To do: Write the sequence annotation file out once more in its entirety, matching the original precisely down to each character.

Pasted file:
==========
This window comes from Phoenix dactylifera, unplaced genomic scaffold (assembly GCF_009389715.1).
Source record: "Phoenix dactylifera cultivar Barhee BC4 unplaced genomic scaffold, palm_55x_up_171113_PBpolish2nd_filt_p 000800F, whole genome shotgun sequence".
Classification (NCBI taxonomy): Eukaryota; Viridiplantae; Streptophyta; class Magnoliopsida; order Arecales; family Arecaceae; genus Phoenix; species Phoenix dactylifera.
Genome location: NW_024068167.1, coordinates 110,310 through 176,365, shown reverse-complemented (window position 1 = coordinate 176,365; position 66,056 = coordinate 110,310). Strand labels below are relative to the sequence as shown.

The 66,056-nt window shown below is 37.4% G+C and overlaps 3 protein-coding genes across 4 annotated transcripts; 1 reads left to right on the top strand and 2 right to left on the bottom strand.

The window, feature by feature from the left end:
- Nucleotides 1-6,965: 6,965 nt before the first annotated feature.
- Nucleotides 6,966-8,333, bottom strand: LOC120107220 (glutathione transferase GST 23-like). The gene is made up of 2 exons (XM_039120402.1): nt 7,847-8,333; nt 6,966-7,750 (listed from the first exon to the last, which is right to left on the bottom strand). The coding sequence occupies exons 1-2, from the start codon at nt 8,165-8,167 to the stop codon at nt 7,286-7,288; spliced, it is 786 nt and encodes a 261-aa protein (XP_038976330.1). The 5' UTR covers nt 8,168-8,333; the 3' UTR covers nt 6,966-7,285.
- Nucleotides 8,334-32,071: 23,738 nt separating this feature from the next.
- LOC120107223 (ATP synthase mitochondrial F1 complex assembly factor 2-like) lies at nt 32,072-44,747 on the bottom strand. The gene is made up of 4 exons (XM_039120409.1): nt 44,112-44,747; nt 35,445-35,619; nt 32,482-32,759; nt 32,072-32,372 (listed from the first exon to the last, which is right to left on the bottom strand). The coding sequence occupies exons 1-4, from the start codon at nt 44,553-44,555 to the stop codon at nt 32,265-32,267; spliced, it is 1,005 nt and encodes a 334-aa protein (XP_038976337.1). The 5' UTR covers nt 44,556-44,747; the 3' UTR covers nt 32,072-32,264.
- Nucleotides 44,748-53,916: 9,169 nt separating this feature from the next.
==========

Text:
This window comes from Phoenix dactylifera, unplaced genomic scaffold (assembly GCF_009389715.1).
Source record: "Phoenix dactylifera cultivar Barhee BC4 unplaced genomic scaffold, palm_55x_up_171113_PBpolish2nd_filt_p 000800F, whole genome shotgun sequence".
Classification (NCBI taxonomy): Eukaryota; Viridiplantae; Streptophyta; class Magnoliopsida; order Arecales; family Arecaceae; genus Phoenix; species Phoenix dactylifera.
Genome location: NW_024068167.1, coordinates 110,310 through 176,365, shown reverse-complemented (window position 1 = coordinate 176,365; position 66,056 = coordinate 110,310). Strand labels below are relative to the sequence as shown.

The 66,056-nt window shown below is 37.4% G+C and overlaps 3 protein-coding genes across 4 annotated transcripts; 1 reads left to right on the top strand and 2 right to left on the bottom strand.

The window, feature by feature from the left end:
- Nucleotides 1-6,965: 6,965 nt before the first annotated feature.
- Nucleotides 6,966-8,333, bottom strand: LOC120107220 (glutathione transferase GST 23-like). The gene is made up of 2 exons (XM_039120402.1): nt 7,847-8,333; nt 6,966-7,750 (listed from the first exon to the last, which is right to left on the bottom strand). The coding sequence occupies exons 1-2, from the start codon at nt 8,165-8,167 to the stop codon at nt 7,286-7,288; spliced, it is 786 nt and encodes a 261-aa protein (XP_038976330.1). The 5' UTR covers nt 8,168-8,333; the 3' UTR covers nt 6,966-7,285.
- Nucleotides 8,334-32,071: 23,738 nt separating this feature from the next.
- LOC120107223 (ATP synthase mitochondrial F1 complex assembly factor 2-like) lies at nt 32,072-44,747 on the bottom strand. The gene is made up of 4 exons (XM_039120409.1): nt 44,112-44,747; nt 35,445-35,619; nt 32,482-32,759; nt 32,072-32,372 (listed from the first exon to the last, which is right to left on the bottom strand). The coding sequence occupies exons 1-4, from the start codon at nt 44,553-44,555 to the stop codon at nt 32,265-32,267; spliced, it is 1,005 nt and encodes a 334-aa protein (XP_038976337.1). The 5' UTR covers nt 44,556-44,747; the 3' UTR covers nt 32,072-32,264.
- Nucleotides 44,748-53,916: 9,169 nt separating this feature from the next.